ris, Wm. Brown. Thomas Daniel and 22 others. Bill reported. 

^tUens of Scottsville. 
1831. Jan. 19. A 272. Extension of the limits of town of Scottsville. 
owing to its recent growth and great increase in commercial activ- 
ity. Western bounds should be so extended as to take in 21 acres 
of Peyton Harrison's lands, and eastern limit should be at mouth 
of Thos. O. Hendy's creek. G. A. Scruggs, Wm. West, John Hare- 
man, Samuel Beal and 23 others. Bill reported. 

Cltiiens of Charlottesville. 

1S81. Feb. 4. A 273. Permission to raise $10,000 by lottery to im- 
prove and pave the streets of Charlottesville. Town has greatly in- 


creased in size and commerce, and taxes are totally inadequate f< 
such a purpose. Ira Garrett, James R. Watson, Henry Price, Wi 
J. Webb and 88 others. Bill reported. 

Citizens of Scottsville. 

1831. Dec. 19. A 274. Authority for either the Bank of Virginia" 
the Farmer's Bank of Virginia^* to establish an office of discou 
and deposit or an agency at Scottsville. Commerce of town h 
greatly increased and is much embarrassed by want of such faci 
ties. Merchants are compelled to bring their money in notes a 
specie from Richmond. Thomas Staples. Samuel Tompkins, Isa 
A. Coles. Robert L. Jefferson and 80 others. Referred to Sel 


1831. Dec. 21. A 275. Modification or repeal of the delinquent \i 
law of April. 1831. which is in many respects exceedingly string 
and will entail great hardship on the people. John B. Spicer. J* 
Weir. Jno. A. Foster and 93 others. Preamble and resolution 


1832. Jan. 4. A 276. Increase in the number of visitors of Univer 
of Virginia, which is now seven only. Inexpediency of commt 
to small number interest of such institution. Enlargement 
board by other members selected from different sections of S 
would insure representation of wishes of all the people, and ren 
sectional prejudices and weaken opposition where other coll 
have excited spirit of rivalry. Insufficient number of visitors 
ders possible the subservience of its interests to accomplishmen 
private ends. Such an instance is the relieving of the for 
Proctor, Mr. Arthur S. Brockenbrough. of his office and salary 
the benefit of a young and unqualified successor, without relic 
Mr. Brockenbrough of many of the duties of the office. Alex. Ri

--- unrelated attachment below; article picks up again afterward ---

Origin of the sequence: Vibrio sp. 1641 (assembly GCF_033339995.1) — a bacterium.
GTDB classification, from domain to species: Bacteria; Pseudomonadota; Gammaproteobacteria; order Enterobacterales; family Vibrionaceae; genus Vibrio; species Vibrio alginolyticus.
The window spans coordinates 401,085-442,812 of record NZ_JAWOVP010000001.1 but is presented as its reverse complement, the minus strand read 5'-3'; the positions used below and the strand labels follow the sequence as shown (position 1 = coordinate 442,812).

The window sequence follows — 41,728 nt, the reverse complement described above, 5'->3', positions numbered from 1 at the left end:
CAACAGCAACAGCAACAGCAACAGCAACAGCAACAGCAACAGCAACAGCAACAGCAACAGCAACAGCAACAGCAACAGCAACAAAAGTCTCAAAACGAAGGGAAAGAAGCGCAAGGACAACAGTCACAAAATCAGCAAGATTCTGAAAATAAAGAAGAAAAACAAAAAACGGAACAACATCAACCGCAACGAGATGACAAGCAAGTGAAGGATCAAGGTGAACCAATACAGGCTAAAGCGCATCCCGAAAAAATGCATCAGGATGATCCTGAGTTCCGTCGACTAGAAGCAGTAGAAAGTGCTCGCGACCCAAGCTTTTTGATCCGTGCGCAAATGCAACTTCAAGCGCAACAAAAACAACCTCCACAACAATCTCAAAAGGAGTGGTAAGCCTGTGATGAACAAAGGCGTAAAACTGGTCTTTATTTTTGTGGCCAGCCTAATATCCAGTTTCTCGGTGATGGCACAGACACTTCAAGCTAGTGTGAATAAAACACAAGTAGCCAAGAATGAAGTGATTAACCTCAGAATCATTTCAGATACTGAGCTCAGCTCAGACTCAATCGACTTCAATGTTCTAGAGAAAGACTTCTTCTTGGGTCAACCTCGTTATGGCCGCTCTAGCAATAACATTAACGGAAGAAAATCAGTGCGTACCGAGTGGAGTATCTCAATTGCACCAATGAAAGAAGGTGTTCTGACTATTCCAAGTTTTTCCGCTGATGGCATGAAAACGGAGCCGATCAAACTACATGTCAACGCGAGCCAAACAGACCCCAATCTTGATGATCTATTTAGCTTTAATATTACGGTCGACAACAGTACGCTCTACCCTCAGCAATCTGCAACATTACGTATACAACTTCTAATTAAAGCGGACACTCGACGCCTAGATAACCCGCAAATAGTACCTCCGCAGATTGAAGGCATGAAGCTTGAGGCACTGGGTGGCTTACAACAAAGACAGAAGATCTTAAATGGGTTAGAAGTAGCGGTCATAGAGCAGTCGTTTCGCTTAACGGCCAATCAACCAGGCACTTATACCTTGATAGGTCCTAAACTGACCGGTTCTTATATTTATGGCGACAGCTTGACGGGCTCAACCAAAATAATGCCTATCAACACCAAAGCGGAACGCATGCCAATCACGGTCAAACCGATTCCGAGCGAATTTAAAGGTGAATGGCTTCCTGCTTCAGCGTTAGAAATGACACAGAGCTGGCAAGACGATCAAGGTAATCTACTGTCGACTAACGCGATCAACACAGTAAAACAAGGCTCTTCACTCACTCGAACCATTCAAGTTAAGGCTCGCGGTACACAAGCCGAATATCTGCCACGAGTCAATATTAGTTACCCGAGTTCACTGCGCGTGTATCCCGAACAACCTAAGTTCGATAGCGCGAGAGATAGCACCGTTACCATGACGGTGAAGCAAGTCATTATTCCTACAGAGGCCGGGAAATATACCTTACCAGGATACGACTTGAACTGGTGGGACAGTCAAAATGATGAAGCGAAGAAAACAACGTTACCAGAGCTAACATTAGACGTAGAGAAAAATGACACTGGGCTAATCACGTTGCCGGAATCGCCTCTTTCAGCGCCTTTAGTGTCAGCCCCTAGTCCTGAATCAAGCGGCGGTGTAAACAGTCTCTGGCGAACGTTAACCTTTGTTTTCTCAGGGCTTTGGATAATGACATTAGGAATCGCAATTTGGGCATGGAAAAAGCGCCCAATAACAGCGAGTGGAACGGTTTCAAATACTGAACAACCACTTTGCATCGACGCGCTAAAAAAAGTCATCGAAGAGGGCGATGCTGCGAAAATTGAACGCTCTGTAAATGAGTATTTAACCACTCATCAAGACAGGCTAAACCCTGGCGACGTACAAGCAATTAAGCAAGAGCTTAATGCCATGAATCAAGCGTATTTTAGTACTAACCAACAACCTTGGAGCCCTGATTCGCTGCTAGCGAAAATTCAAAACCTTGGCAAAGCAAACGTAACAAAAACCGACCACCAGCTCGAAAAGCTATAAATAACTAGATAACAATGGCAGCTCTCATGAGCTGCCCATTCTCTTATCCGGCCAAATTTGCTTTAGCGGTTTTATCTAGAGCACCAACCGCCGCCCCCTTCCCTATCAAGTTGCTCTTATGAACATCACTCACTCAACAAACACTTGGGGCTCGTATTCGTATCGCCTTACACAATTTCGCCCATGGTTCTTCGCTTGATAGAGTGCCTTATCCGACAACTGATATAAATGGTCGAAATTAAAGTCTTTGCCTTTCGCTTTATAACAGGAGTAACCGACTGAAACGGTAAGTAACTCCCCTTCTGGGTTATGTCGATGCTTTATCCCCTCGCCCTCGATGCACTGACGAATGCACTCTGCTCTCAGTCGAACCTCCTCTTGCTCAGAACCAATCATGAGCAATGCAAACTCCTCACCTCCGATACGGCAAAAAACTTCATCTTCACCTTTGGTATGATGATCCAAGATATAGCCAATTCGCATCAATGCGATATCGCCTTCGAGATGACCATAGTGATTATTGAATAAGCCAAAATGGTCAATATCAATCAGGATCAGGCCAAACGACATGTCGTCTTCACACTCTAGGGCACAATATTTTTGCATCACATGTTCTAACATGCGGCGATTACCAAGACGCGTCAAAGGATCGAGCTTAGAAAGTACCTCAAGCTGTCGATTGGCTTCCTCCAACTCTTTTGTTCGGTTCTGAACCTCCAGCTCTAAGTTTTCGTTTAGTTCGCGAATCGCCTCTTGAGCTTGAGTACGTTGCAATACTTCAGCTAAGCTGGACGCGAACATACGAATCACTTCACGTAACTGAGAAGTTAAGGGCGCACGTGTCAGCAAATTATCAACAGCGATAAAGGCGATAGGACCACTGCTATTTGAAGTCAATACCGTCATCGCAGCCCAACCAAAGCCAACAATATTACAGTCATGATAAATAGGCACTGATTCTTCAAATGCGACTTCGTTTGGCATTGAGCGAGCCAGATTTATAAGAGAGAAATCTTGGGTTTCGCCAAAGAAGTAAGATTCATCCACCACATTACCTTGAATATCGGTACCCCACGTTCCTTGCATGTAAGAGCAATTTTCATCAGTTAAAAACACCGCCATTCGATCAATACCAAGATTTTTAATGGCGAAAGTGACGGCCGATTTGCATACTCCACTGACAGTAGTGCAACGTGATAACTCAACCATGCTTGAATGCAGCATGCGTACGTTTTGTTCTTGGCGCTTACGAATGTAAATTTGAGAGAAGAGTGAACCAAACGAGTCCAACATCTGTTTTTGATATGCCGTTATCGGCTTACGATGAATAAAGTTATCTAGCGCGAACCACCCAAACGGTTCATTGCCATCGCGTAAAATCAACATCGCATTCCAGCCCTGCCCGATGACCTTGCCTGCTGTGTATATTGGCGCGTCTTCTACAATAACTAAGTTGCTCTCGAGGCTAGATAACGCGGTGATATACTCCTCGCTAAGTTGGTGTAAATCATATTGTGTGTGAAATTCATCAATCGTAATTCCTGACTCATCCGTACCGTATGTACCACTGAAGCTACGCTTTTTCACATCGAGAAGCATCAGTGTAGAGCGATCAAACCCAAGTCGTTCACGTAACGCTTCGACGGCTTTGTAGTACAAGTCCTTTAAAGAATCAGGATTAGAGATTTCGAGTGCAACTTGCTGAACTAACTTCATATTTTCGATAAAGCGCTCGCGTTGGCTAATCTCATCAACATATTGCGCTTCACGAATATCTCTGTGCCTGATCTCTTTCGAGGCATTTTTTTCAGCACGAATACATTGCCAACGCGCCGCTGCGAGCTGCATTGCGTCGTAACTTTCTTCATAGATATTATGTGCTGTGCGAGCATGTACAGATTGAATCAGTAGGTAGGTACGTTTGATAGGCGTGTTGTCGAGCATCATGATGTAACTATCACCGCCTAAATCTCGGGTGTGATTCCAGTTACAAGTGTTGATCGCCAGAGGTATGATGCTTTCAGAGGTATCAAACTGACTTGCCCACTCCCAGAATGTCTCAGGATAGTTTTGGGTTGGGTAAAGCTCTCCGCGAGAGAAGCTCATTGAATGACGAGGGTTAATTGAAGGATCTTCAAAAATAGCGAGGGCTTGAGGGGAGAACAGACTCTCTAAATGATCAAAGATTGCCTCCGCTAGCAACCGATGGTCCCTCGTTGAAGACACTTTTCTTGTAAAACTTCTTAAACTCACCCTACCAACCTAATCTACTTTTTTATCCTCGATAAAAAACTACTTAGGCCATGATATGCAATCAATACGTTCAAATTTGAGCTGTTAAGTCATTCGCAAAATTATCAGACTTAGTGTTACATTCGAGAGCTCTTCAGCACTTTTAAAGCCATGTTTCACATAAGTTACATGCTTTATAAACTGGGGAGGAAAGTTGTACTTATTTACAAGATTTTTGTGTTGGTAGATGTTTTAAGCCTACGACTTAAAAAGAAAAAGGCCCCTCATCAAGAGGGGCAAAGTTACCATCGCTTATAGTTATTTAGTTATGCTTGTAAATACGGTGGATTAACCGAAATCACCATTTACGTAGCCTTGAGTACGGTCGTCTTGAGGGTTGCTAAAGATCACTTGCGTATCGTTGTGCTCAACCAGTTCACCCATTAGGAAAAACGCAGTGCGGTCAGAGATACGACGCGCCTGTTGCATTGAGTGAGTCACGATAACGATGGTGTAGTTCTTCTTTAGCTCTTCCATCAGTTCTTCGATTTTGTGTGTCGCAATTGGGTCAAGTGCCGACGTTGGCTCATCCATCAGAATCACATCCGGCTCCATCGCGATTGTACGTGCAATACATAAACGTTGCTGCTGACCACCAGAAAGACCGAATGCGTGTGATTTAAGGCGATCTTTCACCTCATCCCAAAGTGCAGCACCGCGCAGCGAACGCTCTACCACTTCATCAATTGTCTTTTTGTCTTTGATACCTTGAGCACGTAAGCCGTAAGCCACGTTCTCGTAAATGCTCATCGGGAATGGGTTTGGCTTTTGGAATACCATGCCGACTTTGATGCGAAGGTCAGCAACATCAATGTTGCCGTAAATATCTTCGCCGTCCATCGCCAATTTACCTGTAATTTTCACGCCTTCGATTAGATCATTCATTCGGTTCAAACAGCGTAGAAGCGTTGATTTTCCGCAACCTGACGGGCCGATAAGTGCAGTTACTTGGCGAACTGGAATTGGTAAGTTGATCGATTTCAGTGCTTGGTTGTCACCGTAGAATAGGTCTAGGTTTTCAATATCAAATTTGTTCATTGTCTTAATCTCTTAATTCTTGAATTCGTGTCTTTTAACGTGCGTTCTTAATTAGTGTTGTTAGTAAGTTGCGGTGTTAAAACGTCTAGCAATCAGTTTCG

John Winn. Ira Garrett. David Higginbotham and 114 others. I 
duplicate petitions with 107 signatures. Laid on table. 

Mebiwktiikk. Wm. D.. & others. 

1832. Jan. 9. A 277. Release of petitioners from payment of j 
ment and fine levied against W. D. Meriwether, sheriff, and W 
Jones, his deputy, and their securities for informality and i 
curacy in returning their accounts. W. D. Meriwether, And 
Leitch. Geo. Toole. P. F. Boyd and L. Peck. Bill. 

Citizens of Scottsville & others. 

1822. Dec. 8. A 278. Authority for the Virginia Bank or the Fi 
ers* Bank to establish a branch at Scottsville. with such increaf 
capital as will be necessary. The situation at Scottsville as 
connecting link between eastern and western parts of the Stati 
great increase of trade, now estimated at $500,000 annually, 
the great inconvenience and danger of bringing money from 1 
mond. either privately or by mail, render this step necessary. . 
Tyler. Wm. C. Adams. Beverly Staples and 49 others. Refern 


tizens of Charlottesville. 

1832. Dec. 12. A 279. Extension of town limits and increase of trus- 
tees* powers. Owing to foundation of University and to other 
causes, Charlottesville and its environs have grown greatly. The 
town is badly laid off and the police regulations are poor. Board of 
trustees should be empowered to restrain wandering of slaves, free 
negroes and mulattoes about the streets; to prevent the raising of 
hogs in town and their going at large; to lay a tax on all shows 
held in town or a reasonable distance from it; to prevent going at 
large of dogs; to remove such nuisances as may effect health and 
comfort of citizens. V. W. Southall, H. Massie, Isaac Marshall, Jno. 
R. Jones and 68 others. Laid on table. 


1833. Jan. 8. A 280. Inspection of flour at Meriwether's Bridge. 
Same inspector to be authorized to act in Charlottesville or any 
other place within convenient distance. Owing to improved naviga- 
tion of Rivanna River, millers are beginning to store flour in large 
quantities at Meriwether's Bridge. John H. Craven. J. W. Davis, 
Alex. Rives and 17 others. Bill reported. 

ELLS, John C. ft Citizens of Albemarle. 
1833. Feb. 6. A 281. Inspection of flour and tobacco on land of John 
C. Wells on right bank of Rivanna River, this site being most con- 
venient for all concerned in neighborhood. John M. Perry, Jacob 
Foster, George Carr, Nelson Barksdale and 103 others. Letter from 
John C. Wells. Referred. 

1833. Dec. 3. A 282. Establishment of branch of one of the Banks of 
Virginia at Charlottesville. People of that section are subjected to 
great inconvenience by present system. Prosperity and central lo- 
cation of Charlottesville and establishment of various other business